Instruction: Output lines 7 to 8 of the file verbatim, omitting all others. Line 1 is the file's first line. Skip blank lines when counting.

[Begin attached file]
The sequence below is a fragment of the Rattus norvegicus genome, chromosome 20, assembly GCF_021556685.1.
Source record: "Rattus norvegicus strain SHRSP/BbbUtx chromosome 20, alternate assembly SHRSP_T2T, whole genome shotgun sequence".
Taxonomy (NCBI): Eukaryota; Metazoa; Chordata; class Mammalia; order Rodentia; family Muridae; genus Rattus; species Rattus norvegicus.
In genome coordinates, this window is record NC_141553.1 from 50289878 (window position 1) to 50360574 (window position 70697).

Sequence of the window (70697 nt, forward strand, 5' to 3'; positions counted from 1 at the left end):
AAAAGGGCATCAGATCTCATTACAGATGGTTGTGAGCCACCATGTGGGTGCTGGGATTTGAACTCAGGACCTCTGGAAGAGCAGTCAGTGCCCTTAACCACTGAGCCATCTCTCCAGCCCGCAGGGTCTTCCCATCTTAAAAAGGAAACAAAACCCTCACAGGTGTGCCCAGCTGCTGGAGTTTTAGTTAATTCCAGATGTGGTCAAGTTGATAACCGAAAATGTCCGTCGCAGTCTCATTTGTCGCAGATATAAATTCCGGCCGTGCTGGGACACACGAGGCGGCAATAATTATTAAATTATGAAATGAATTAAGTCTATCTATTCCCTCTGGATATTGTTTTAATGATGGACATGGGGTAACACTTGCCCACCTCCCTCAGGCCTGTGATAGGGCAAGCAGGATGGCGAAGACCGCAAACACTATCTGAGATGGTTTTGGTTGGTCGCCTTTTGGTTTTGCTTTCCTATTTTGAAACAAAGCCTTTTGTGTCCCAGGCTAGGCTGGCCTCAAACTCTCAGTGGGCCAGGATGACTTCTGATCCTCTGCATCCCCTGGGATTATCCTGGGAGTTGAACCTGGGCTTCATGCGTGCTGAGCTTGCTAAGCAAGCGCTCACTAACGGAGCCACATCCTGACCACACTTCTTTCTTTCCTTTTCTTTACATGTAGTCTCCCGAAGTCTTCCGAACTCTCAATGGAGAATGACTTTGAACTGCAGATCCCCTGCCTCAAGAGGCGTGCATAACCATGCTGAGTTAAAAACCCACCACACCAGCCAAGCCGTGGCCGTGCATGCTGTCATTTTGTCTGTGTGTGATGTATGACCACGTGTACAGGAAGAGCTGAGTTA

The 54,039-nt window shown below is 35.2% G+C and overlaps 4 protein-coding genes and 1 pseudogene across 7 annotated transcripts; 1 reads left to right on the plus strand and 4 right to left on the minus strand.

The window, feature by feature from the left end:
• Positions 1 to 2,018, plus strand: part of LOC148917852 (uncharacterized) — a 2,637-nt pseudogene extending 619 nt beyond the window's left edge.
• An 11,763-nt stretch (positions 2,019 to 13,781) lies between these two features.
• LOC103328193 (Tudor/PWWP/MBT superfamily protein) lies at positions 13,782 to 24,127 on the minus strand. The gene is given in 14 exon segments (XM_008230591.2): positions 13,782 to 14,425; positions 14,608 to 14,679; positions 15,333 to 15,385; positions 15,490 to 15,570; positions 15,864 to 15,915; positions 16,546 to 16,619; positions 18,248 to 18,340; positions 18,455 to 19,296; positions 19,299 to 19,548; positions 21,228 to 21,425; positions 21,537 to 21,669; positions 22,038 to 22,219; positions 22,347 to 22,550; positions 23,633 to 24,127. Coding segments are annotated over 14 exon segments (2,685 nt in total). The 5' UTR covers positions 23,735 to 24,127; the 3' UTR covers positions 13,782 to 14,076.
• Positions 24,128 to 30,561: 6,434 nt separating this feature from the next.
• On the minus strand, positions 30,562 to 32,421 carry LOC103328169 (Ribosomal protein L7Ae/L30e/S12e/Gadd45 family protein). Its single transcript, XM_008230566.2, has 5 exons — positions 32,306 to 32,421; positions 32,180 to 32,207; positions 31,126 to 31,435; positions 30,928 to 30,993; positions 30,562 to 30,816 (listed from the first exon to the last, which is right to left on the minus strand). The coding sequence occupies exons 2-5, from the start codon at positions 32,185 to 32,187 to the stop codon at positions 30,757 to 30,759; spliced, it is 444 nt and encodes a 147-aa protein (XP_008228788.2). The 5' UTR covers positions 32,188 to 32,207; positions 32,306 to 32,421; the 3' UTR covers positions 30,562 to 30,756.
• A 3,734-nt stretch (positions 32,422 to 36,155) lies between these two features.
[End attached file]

The 54,039-nt window shown below is 35.2% G+C and overlaps 4 protein-coding genes and 1 pseudogene across 7 annotated transcripts; 1 reads left to right on the plus strand and 4 right to left on the minus strand.

The window, feature by feature from the left end: